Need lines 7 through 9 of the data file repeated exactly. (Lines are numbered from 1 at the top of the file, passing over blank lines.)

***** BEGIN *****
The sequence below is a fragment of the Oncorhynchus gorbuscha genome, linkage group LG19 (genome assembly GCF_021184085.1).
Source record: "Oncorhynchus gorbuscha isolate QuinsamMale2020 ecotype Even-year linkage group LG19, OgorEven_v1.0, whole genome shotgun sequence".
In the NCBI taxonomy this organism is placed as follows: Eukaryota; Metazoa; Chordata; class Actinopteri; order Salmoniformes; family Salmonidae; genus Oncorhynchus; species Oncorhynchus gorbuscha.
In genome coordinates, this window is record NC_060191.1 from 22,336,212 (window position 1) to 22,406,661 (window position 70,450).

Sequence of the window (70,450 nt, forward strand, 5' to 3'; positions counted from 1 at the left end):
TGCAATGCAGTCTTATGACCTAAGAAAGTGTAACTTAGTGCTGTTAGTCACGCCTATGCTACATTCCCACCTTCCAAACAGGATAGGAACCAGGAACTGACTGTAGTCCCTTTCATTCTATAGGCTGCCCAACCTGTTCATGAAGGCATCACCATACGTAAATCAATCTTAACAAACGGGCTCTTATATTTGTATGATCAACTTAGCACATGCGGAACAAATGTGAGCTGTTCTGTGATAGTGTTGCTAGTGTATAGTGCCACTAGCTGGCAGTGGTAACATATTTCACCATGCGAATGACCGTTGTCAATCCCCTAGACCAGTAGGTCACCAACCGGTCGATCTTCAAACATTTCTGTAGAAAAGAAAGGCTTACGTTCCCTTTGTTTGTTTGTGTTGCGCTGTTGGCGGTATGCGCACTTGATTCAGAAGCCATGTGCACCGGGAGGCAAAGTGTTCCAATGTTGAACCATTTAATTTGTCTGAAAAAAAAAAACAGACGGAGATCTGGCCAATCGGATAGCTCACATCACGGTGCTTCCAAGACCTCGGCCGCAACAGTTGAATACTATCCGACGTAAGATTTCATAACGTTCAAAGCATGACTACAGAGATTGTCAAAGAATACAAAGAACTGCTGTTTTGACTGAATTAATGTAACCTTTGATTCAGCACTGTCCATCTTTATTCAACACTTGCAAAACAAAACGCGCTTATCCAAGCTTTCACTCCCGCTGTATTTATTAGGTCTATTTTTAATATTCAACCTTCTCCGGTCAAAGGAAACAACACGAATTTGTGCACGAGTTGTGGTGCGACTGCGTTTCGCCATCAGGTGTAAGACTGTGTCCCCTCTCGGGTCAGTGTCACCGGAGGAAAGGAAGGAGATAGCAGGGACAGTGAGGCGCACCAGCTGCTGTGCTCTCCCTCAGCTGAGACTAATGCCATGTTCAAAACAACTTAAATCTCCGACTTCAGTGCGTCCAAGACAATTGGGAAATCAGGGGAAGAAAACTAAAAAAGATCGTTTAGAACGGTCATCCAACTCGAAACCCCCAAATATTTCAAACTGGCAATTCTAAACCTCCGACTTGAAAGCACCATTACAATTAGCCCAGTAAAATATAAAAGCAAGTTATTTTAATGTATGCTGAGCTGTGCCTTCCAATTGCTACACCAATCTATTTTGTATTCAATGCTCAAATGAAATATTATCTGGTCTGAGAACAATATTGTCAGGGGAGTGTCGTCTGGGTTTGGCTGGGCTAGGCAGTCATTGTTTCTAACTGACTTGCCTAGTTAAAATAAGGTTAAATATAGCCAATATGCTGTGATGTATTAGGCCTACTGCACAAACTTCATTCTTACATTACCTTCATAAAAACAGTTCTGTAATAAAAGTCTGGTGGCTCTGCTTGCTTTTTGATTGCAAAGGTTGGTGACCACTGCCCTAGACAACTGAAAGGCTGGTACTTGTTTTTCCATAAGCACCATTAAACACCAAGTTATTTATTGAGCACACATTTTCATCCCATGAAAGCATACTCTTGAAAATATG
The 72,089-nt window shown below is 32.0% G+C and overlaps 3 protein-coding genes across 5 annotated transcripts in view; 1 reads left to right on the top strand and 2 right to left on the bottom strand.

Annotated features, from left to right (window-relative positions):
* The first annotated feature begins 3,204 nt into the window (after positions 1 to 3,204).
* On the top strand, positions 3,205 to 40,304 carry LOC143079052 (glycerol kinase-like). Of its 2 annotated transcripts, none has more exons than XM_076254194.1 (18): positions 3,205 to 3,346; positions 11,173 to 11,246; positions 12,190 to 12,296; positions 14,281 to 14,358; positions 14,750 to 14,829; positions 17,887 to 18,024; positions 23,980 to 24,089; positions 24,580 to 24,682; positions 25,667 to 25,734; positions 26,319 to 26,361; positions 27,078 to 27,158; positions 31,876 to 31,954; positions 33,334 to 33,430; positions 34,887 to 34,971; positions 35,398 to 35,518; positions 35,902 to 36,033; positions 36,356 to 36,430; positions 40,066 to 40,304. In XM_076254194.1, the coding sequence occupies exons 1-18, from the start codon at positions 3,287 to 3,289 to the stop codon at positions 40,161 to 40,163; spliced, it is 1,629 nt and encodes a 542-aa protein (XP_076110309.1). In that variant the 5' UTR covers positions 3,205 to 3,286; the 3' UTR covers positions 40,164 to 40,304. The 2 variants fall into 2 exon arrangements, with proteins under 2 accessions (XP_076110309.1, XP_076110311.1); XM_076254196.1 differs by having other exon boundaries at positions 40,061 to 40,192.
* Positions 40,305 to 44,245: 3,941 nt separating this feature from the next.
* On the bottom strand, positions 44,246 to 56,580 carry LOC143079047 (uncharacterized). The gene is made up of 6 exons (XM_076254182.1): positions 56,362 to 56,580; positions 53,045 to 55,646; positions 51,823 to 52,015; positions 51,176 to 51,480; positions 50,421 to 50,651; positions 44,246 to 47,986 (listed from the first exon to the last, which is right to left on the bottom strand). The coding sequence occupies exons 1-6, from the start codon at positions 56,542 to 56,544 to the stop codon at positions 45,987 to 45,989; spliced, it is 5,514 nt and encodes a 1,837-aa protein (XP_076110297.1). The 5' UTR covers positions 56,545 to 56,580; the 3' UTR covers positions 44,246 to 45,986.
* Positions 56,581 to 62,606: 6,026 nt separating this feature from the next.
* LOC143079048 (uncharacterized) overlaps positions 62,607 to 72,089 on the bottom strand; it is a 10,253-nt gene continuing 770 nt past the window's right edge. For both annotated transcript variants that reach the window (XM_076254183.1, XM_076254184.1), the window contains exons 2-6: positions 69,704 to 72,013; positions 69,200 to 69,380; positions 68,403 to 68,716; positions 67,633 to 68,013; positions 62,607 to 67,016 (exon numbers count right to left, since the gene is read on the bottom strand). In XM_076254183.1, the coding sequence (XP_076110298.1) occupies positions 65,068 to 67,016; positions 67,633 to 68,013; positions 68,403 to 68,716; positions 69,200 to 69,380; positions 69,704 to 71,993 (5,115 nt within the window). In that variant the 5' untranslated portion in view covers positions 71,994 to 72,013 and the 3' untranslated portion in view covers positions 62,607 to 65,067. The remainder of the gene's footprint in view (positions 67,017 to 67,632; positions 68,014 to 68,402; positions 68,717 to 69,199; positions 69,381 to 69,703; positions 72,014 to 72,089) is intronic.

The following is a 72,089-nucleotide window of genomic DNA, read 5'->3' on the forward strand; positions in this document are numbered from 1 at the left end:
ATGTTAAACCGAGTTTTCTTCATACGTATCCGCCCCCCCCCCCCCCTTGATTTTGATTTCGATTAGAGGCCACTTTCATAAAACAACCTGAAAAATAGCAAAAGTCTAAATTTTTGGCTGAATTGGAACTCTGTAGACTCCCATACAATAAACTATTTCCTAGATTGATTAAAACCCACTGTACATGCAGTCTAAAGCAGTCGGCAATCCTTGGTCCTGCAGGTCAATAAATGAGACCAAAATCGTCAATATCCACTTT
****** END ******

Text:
The 72,089-nt window shown below is 32.0% G+C and overlaps 3 protein-coding genes across 5 annotated transcripts in view; 1 reads left to right on the top strand and 2 right to left on the bottom strand.

Annotated features, from left to right (window-relative positions):
* The first annotated feature begins 3,204 nt into the window (after positions 1 to 3,204).